Payday lenders steer borrowers toward more expensive repayment options, CFPB says

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Many payday loan borrowers are not taking advantage of the lowest-cost repayment option in states where it’s available, perpetuating a cycle of high fees and debt, the Consumer Financial Protection Bureau said in a report Wednesday.

In some cases, payday lenders have withheld information from borrowers about these “free extended repayment plans” to generate more revenue, the federal agency claimed.

The Dodd-Frank Act established the CFPB in the wake of the Great Recession to protect consumers from unfair, abusive and deceptive financial practices.

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“Our research suggests that state laws that require payday lenders to offer free extended repayment plans are not working as intended,” Rohit Chopra, the bureau’s director, said in a written statement. “Payday lenders have a strong incentive to protect their earnings by directing borrowers to expensive new loans.”

The Community Financial Services Association of America, a trade group representing payday lenders, has not responded to a request for comment as of press time.

Payday loans are generally short-term, high-cost loans that mature in a single payment on a borrower’s next payday.

According to the CFPB, 26 states allow such lending, and more than 12 million people borrow money each year.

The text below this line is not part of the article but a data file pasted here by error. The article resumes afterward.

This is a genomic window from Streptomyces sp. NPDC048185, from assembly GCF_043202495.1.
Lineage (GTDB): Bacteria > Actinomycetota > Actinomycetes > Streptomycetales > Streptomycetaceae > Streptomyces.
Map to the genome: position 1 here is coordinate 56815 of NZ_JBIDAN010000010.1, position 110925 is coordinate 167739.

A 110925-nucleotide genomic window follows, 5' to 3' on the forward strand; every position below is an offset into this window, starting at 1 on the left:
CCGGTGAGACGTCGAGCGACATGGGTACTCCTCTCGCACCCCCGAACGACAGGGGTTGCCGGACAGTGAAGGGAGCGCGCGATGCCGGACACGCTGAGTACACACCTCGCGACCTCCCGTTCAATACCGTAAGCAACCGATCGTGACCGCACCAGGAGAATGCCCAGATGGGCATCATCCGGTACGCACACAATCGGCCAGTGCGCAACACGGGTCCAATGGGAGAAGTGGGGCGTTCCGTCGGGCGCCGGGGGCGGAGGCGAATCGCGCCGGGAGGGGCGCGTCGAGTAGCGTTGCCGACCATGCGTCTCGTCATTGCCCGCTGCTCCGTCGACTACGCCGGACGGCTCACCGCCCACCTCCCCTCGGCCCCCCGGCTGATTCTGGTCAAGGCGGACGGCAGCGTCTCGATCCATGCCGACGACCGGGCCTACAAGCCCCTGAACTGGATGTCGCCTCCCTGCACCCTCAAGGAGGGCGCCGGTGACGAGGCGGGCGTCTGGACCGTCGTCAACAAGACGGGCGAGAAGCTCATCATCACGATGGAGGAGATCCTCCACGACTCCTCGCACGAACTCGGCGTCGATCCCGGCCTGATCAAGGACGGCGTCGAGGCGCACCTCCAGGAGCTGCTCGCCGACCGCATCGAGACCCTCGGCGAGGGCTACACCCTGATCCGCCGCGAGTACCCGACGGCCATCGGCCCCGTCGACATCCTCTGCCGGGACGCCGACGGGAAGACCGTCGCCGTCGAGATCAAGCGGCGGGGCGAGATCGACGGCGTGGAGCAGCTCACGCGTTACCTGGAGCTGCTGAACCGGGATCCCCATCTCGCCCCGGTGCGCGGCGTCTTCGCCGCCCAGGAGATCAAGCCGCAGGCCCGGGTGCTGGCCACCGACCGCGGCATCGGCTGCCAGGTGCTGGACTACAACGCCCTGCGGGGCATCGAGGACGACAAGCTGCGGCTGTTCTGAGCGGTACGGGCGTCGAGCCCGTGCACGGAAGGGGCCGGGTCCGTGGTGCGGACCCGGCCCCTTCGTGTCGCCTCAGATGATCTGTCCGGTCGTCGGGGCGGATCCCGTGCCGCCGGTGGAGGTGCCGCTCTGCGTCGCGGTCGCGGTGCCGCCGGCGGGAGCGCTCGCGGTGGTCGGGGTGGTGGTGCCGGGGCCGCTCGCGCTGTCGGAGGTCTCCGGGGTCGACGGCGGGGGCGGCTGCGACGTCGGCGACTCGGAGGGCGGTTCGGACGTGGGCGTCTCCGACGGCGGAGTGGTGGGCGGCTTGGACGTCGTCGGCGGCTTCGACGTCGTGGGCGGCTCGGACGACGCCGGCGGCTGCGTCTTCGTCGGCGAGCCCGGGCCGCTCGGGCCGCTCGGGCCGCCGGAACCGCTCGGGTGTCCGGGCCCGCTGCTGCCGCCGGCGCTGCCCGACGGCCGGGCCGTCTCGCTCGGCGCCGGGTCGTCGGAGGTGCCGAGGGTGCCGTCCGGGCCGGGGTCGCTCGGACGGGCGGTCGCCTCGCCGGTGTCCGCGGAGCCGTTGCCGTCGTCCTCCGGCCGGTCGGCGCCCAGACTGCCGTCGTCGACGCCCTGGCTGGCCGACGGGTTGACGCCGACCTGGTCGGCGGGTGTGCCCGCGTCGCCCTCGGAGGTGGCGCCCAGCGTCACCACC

Rohit Chopra, director of the Consumer Financial Protection Bureau.

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The median payday loan is about $350 and the typical fee is an average interest rate of 391%, according to the CFPB.

Those unable to repay on time can pay a fee to extend their due date via a “rollover.” The rollover fee is not counted against the loan amount. Extensions can serve to keep payday borrowers in debt, the CFPB said.

Sixteen states require lenders to offer “free extended payment plans” as an alternative, the CFPB said. These plans allow borrowers to repay their loan in multiple installments rather than a single payment, the CFPB said.

Here’s a comparison of the CFPB’s two types of repayment options: someone taking out a typical $300 loan would pay $45 every two weeks to roll over the loan; After four months, they would have paid $360 in rollover fees and still owe the original $300. If the same person initially opts for the free payment plan, they will pay a total of $345 over that period.

But those payment plans are underused in states where they are available, according to the report, which the CFPB says is the first to compare usage between states.

For example, usage rates range from less than 1% of borrowers in Florida to 13.4% in Washington state, according to the report.

“Despite the proliferation of state laws providing free enhanced payment plans, the data shows that rollover and failure rates consistently exceed usage rates for enhanced payment plans,” the agency wrote. “The Bureau has noted that monetary incentives encourage lenders to encourage more costly rollovers at the expense of expanded payment plans.”

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